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The vacation season is looming, and many of you have probably already booked, or are thinking about planning your summer trip. I thought I would write an article about how to avoid troubles when you are travelling and how to save a bit of cash.

Below is a guest post by Anna, creator of Bargainmoose.ca, a Canadian blog for shopping deals, freebies, coupons and more. Anna  wants to share some tips on avoiding travel trauma and saving money while holidaying.

The vacation season is looming, and many of you have probably already booked, or are thinking about planning your summer trip. I thought I would write an article about how to avoid troubles when you are travelling and how to save a bit of cash.

Here are the top 10 tips:

1. Book early bird flights: Though flight delays may seem like something completely our of your hands, there are a few things you can do to minimize the chances of problems. If you are booking a short jaunt with the likes of Westjet, Air Canada or Porterair I’d recommend booking a flight which leaves early in the morning. There will be less chance of your flight being delayed due to knock-on effects of delays in earlier flights, or due to mechanical failure. Also, if you book with an airline that has many flights scheduled that day for your particular trip, it will be easier to switch flights if needed.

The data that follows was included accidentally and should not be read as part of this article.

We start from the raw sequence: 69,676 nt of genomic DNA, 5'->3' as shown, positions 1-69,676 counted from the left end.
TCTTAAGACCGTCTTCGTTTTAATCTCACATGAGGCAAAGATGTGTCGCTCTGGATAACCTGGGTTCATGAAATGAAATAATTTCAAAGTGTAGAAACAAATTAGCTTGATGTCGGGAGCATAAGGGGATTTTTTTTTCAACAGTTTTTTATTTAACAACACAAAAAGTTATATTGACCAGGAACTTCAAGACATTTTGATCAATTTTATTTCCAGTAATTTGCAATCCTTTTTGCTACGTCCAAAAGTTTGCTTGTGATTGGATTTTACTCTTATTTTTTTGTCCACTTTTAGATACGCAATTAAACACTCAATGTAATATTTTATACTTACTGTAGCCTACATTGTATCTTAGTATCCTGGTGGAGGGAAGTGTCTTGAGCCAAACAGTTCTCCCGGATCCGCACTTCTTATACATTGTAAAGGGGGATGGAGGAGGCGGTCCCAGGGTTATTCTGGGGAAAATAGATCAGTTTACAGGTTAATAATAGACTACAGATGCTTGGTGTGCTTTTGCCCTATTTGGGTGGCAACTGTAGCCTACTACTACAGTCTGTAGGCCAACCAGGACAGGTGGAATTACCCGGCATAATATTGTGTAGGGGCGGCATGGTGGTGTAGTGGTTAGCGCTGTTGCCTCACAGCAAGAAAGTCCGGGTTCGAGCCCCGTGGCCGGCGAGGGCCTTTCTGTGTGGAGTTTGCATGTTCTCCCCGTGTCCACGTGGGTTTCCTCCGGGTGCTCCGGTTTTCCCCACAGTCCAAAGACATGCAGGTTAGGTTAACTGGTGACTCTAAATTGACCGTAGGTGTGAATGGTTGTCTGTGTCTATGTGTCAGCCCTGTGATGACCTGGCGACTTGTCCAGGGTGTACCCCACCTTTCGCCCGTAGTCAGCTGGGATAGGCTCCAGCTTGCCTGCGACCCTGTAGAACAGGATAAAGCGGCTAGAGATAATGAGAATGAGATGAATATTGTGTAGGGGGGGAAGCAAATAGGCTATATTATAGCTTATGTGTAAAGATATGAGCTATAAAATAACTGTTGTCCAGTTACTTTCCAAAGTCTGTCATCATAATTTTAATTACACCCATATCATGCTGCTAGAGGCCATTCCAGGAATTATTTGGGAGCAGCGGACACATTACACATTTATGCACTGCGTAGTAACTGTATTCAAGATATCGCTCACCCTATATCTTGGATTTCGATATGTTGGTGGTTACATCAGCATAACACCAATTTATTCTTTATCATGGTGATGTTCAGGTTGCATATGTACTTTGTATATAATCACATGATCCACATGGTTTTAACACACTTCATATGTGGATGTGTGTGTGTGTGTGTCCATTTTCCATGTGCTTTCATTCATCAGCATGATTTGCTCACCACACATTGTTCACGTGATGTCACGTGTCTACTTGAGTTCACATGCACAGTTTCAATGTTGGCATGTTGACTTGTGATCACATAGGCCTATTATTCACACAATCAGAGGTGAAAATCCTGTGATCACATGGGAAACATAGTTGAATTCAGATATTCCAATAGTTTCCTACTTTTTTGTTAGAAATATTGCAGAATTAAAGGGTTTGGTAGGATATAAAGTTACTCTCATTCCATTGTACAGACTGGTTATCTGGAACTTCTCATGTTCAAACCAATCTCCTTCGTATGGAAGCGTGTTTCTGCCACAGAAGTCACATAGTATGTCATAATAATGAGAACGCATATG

2. Fly direct: If you can, fly directly to your intended destination rather than stopping half-way at a hub airport. If you must have a stopover, you can check ratings of Canadian airports at flightstats.com. However, you do have to weigh up costs and convenience for this option. A direct flight may not be geographically or economically feasible.

3. Minimize baggage: As many airlines now charge extra for checked baggage, you can try and minimize your costs by reducing the amount you are carrying. For example, if you are travelling in a family of 4, you might be able to squeeze your luggage into 2 cases only. This all depends on your destination and how much luggage you think you will need. There are some good tips for packing light at Onebag.com, such as “parkas aren’t needed in North Africa!”